M&A

Vectrus adds intell, civilian footprints in $36M buy of Sentel

Vectrus has acquired IT and logistics services contractor Sentel Corp. for $36 million to add new intelligence community and civilian market footprints, as well as push to further create synergies between physical and digital infrastructures for agencies.

The deal announced Tuesday represents Colorado Springs-based Vectrus’ first acquisition in its almost three years of being an independent, publicly traded company. Vectrus is the former global services division of defense technology maker Exelis (acquired by Harris Corp. in 2015) and spun out of the former parent in 2014 as both companies sought greater focus on their core businesses.

The transaction also represents the government services market’s first major publicly announced deal so far this year after a strong 2017 for mergers and acquisitions of all sizes to add new technology-related offerings in areas such as space, defense, intelligence, IT modernization and cybersecurity.

Alexandria, Virginia-based Sentel reported $107 million in revenue for its fiscal year ended Sept. 30, 2017. Its federal customers include U.S. intelligence agencies, the Army, Navy, Air Force, Federal Aviation Administration and Internal Revenue Service.

Vectrus CEO Chuck Prow said in a statement the acquisition is part of the company’s move to further transform “into a higher value, technology-enabled and differentiated platform.” Prow added the deal also brings “immediate access to important clients in the intelligence community.”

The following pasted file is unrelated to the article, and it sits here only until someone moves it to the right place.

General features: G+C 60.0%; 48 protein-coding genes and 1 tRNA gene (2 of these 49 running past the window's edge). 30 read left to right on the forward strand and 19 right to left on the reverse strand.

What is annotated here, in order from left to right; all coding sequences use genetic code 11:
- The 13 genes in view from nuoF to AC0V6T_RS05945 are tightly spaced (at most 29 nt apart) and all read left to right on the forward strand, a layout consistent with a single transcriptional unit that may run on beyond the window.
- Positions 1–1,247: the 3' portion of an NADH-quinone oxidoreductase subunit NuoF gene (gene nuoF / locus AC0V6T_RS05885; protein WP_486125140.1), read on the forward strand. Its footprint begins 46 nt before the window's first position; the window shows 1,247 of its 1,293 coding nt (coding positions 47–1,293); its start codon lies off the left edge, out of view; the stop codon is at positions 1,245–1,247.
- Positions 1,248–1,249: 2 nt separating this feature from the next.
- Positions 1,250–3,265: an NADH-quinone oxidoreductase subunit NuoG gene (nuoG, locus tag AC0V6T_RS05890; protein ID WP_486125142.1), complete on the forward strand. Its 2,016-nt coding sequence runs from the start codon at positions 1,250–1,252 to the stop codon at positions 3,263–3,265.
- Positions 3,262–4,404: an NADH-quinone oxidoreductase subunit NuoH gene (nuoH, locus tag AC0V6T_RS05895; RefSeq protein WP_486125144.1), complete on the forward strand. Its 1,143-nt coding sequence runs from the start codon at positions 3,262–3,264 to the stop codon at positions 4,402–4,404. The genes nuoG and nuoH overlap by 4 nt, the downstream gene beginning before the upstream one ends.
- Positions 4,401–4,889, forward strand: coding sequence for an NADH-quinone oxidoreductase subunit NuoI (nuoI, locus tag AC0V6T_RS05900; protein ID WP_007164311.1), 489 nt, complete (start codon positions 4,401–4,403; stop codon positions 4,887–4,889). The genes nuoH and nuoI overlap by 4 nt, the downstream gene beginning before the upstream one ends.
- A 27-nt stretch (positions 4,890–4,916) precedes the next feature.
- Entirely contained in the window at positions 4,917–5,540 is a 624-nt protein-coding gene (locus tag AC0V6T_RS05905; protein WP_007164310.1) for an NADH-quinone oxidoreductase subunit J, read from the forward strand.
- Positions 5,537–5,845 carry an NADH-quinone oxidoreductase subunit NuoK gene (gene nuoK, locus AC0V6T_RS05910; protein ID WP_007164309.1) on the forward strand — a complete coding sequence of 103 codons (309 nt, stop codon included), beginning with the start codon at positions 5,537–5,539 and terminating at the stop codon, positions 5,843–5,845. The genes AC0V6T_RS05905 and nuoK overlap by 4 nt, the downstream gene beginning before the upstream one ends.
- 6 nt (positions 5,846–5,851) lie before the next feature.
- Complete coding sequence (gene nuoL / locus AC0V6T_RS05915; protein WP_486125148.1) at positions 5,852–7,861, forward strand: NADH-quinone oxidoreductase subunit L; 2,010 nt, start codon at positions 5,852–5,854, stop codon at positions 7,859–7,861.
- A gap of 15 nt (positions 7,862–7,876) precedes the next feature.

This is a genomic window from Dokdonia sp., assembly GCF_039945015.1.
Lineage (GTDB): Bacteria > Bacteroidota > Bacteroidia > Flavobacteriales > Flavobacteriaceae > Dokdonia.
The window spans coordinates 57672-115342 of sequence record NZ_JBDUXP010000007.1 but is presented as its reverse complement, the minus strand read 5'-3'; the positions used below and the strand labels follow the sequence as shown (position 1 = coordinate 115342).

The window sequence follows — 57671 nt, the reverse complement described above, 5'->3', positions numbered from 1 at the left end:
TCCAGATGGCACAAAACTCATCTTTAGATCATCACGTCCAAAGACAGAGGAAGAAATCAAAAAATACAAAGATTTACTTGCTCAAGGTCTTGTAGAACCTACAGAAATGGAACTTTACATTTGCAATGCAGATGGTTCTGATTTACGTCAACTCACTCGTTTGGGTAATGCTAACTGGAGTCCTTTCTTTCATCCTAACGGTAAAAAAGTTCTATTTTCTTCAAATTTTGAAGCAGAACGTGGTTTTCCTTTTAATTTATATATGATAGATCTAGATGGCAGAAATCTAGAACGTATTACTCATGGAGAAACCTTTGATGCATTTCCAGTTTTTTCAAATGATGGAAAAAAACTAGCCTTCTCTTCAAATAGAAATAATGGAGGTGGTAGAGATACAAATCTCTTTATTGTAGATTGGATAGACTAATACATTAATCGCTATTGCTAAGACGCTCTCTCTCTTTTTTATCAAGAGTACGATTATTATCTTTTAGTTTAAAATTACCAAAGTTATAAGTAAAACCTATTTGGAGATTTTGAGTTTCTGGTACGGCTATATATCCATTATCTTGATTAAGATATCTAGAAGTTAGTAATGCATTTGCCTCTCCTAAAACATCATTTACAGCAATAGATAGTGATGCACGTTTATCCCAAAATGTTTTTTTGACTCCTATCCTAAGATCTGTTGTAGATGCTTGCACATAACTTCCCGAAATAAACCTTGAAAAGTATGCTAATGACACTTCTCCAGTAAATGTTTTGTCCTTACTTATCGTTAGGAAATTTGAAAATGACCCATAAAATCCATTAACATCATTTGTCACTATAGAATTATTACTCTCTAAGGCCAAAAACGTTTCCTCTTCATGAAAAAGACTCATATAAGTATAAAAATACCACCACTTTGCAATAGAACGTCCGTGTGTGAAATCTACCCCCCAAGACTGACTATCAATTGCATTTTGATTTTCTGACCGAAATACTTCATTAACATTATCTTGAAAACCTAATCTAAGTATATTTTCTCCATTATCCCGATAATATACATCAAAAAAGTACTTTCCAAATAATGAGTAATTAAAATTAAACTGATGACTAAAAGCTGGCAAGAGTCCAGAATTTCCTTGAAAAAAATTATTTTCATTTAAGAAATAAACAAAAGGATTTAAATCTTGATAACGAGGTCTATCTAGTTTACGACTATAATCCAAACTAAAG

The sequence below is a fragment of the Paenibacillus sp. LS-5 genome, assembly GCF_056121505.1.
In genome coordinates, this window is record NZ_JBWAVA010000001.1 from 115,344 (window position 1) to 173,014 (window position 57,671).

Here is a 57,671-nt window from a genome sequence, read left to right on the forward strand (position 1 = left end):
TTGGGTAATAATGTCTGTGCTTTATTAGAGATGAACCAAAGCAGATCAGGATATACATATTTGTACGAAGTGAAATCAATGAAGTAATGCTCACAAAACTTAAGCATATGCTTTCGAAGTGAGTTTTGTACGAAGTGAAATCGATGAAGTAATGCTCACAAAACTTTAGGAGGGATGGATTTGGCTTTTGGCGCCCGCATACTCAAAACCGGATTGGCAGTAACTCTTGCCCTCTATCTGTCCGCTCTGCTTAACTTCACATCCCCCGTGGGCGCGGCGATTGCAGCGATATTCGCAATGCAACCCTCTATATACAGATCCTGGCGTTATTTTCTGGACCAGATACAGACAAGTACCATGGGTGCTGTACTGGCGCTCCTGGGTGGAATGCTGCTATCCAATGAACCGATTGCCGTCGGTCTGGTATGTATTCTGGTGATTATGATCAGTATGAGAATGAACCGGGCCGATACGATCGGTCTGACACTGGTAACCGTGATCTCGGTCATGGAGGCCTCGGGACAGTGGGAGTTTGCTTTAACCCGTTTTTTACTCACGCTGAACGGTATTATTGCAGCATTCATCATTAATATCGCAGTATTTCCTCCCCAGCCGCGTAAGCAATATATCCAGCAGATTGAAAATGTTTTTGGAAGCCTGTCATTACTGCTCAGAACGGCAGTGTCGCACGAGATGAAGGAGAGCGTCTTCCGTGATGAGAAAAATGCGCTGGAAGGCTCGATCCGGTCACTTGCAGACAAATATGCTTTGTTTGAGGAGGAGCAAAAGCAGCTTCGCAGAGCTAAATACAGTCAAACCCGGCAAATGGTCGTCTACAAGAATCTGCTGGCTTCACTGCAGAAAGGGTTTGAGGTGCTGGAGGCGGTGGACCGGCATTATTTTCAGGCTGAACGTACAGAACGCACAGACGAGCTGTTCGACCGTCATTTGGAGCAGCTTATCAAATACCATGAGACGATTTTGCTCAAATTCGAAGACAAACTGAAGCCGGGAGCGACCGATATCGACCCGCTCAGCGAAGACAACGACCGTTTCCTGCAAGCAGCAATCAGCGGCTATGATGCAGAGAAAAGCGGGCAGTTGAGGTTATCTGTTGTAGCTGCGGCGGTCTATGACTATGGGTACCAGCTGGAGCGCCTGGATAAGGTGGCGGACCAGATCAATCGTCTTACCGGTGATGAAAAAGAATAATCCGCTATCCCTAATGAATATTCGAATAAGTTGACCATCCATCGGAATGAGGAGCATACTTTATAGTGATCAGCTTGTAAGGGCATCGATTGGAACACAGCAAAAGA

Founded in 1986 and with over 600 employees, Sentel focuses its information services on spectrum management systems, sensor networks, perimeter surveillance systems and other detection systems. The company also manages major facilities, supply chains and assets as part of its global logistics service offerings.

Vectrus, which reported $1.2 billion in revenue for 2016, opened an IT and network communication operations center in Reston, Virginia two years ago to pursue additional business in that line of work.

Nearly 22 percent of that revenue was in IT and network communication services with the remaining 78 percent in facility and logistics services, according to a September 2017 investor presentation to the RBC Capital Markets Global Industrials Conference.

Almost 84 percent of Vectrus’ revenue in 2016 came from contracts with the Army, the company said in its most recent annual 10-K regulatory filing with the Securities and Exchange Commission.

The acquisition of Sentel was funded by cash on hand and Vectrus’ credit facility.

McLean, Va.-based investment bank Bluestone Capital Partners was Sentel’s financial adviser for the transaction. Bluestone merged into the aerospace, defense and government services group of fellow investment bank Houlihan Lokey in December.

Rennaissance Strategic Advisors was Vectrus’ strategic adviser and Faegre Baker Daniels was legal adviser. Pillsbury, Winthrop, Shaw, Pittman was legal advisor to Sentel and BDO USA LLP was tax adviser.

About the Author

Ross Wilkers is a senior staff writer for Washington Technology. He can be reached at rwilkers@washingtontechnology.com. Follow him on Twitter: @rosswilkers. Also find and connect with him on LinkedIn.

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